Posts Tagged ‘Mike “Doc” Emrick’
Legendary sportscaster Dick Enberg, who has covered all four Grand Slam tennis events over his 50-year career, will be honored with the Eugene L. Scott Award at the International Tennis Hall of Fame’s Legends Ball on Sept. 9 in New York City. The award recognizes tennis contributors who embody Scott’s commitment to communicating honestly and critically about the game, and who have had a significant impact on the tennis world.
Scott founded Tennis Week magazine and wrote the well-respected “Vantage Point” column until his death in 2005. Previous recipients of the award have been John McEnroe (2006); Andre Agassi (2007); Billie Jean King (2008); Arthur Ashe and his wife Jeanne Moutoussamy-Ashe (2009); and Martina Navratilova (2010).
Enberg, 76, is well-known for his “Oh, my!” catchphrase. He is a 13-time Emmy winner and nine-time Sportscaster of the Year. He announced earlier this year that he is retiring from Grand Slam tournaments, though he will continue to call baseball games for the San Diego Padres.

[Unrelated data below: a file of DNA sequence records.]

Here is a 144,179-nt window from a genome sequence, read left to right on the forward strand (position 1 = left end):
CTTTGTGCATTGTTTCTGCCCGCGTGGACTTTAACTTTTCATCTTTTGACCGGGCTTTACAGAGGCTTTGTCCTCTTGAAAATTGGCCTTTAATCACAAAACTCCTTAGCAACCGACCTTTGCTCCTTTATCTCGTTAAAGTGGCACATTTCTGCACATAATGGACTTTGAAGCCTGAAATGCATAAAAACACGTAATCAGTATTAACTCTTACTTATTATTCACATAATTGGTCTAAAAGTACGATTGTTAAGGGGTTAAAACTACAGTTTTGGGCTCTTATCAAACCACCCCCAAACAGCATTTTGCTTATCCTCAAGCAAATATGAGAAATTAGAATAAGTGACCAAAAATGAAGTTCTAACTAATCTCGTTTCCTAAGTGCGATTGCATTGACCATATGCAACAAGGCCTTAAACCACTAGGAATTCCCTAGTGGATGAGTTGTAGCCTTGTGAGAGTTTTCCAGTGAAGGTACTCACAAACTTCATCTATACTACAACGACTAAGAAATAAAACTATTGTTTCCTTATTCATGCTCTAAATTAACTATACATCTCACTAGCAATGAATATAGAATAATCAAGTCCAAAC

The former MLB pitcher and ESPN contributor called into the Dennis & Callahan morning radio show this morning in Boston to voice his anger at the U.S. government giving bin Laden a proper Muslim burial.
“I’m p—– because I can’t fathom why we would honor the Muslim traditions for a guy who Muslims have been telling us for 10 years doesn’t represent the true Muslim faith,” said Schilling. “And our government has been telling us the same thing. Who were they worried about offending? Radical Muslims? Because any true Muslim has told us for the last 10 years that the radicals like Osama bin Laden don’t represent them. It’s like calling Adolf Hitler a Christian.”
Sooooo … how about those Red Sox? Anyone?
Come to find out, it’s not as glamorous as one might think.
“My husband could have lost his life to a staph infection. His NFL doctors and trainers were heating/icing/stemming his knee for a bursa-sac rupture and ignoring all the major signs of infection, while his body was screaming that something else must be wrong. He ended up in an emergency operation weeks after symptoms began. Following five nights in hospital isolation and many weeks beating back the infection, he was ready to play for the city we love and a team we built our life around. He would help them win the coveted Super Bowl Championship. Less than a month later he would be gone, feeling completely expendable and replaceable as if his blood, sweat and tears did not matter. Read more